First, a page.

The best superhero we can conjure

sits in splendid self-isolation. He
does not fret about provisions, other
than how best to keep the plebs supplied with
bread and circuses. And toilet roll. His
tenebrous consigliere, last seen
scuttling away from the black door sans
smug grin, is at home now, mired in his blog,
scribbling his fiendish marginalia
and plotting how and where to push the blame.
How will he muddy waters already
soiled by years of verbal diarrhoea?
Where were his not-so-super forecasters
when the rest of us were glued to the news
from Wuhan? And the second string, these Lords
of Misrule, whose misplaced confidence rides
shotgun with incompetence, snatch at the
coat tails of the experts they scorned, alive
to the scapegoat’s scent. Eton College closed
its doors before our children were sent home.
What of the rich, no longer able to
stake sole claim to being idle? Boltholes
undetected, they feed foie gras and fox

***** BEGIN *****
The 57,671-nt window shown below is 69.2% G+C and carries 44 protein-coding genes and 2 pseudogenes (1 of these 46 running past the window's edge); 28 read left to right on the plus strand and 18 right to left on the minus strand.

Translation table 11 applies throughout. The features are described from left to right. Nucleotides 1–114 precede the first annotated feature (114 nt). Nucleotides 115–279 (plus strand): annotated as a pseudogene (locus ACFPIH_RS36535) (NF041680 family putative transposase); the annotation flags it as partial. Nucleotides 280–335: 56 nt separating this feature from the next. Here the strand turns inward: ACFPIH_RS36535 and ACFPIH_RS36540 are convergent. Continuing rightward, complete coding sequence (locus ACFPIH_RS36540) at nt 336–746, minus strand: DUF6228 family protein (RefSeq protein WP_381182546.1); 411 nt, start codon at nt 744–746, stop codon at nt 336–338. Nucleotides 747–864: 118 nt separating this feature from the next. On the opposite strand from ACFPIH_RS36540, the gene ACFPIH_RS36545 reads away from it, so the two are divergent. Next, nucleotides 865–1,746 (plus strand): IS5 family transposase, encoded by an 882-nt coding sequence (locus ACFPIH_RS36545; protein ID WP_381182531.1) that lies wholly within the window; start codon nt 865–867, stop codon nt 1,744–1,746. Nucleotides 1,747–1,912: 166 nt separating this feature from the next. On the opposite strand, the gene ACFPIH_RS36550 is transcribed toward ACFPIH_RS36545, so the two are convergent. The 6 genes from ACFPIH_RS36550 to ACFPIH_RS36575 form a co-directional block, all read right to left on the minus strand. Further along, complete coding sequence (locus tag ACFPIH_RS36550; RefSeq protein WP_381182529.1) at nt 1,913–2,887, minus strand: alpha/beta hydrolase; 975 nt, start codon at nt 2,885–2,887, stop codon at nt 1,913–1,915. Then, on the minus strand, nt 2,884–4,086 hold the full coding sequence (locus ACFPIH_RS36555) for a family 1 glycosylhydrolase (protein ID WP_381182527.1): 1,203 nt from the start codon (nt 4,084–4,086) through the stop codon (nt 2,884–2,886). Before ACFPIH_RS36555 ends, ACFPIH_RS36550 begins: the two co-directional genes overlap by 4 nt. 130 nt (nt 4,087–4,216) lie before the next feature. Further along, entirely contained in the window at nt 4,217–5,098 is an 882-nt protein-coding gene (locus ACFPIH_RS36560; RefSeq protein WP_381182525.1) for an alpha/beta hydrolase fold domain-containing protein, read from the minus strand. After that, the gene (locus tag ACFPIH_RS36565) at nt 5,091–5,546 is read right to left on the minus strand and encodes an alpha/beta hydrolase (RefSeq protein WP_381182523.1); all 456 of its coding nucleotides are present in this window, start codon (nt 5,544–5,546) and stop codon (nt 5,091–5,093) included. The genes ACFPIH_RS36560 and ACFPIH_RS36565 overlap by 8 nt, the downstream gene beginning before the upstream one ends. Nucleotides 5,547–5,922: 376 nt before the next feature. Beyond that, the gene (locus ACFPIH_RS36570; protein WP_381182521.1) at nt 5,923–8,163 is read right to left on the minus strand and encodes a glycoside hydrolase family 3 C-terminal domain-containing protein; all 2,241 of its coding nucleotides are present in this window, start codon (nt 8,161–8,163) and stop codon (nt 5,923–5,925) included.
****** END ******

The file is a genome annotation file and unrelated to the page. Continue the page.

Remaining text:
cubs to the hounds, riding out the storm while
trusting their Joker to keep their backsides clean.

Rob Schofield writes fiction and poetry from a temporary bunker in the Yorkshire Dales. Rob is a member of the 2021 Northern Short Story Festival Academy and has been published in The Blue Nib and Prole. He has been long and short listed for several short story prizes. Rob publishes work in progress at robschofield.uk.  

 

Uncle Peter, by Nigel Lloyd

 

Uncle Peter

Uncle Peter wasn’t Elvis, but he thought he was.
Admittedly, at family parties even after a skin full
he could hold a tune, but Elvis didn’t need to be
helped into a taxi after a gig, and he didn’t have to retrieve
his false teeth from the garden the following day.

Uncle Peter wasn’t Fred Astaire, but he thought he was.
Admittedly, at his daughter’s wedding, even with indigestion
after a three course meal and several brandies,
he could throw a few shapes.
But Fred Astaire didn’t nearly get arrested
because he was running through the town centre
with a traffic cone on his head.

Uncle Peter wasn’t Casanova, but he thought he was.
Admittedly, he was married three times
and always seemed to find plenty of women
who liked the aroma of Brylcreem and Castella cigars.
But Casanova didn’t put so much Hi Karate on
that you could smell him in the next street.

Uncle Peter wasn’t a young man, but he thought he was.
Admittedly, he had read the NME since the 60’s
but you can’t be cool forever.
He started to look like he had lost it
When he thought Kanye West was a holiday destination.

Uncle Peter wasn’t my favourite uncle, but he thought he was.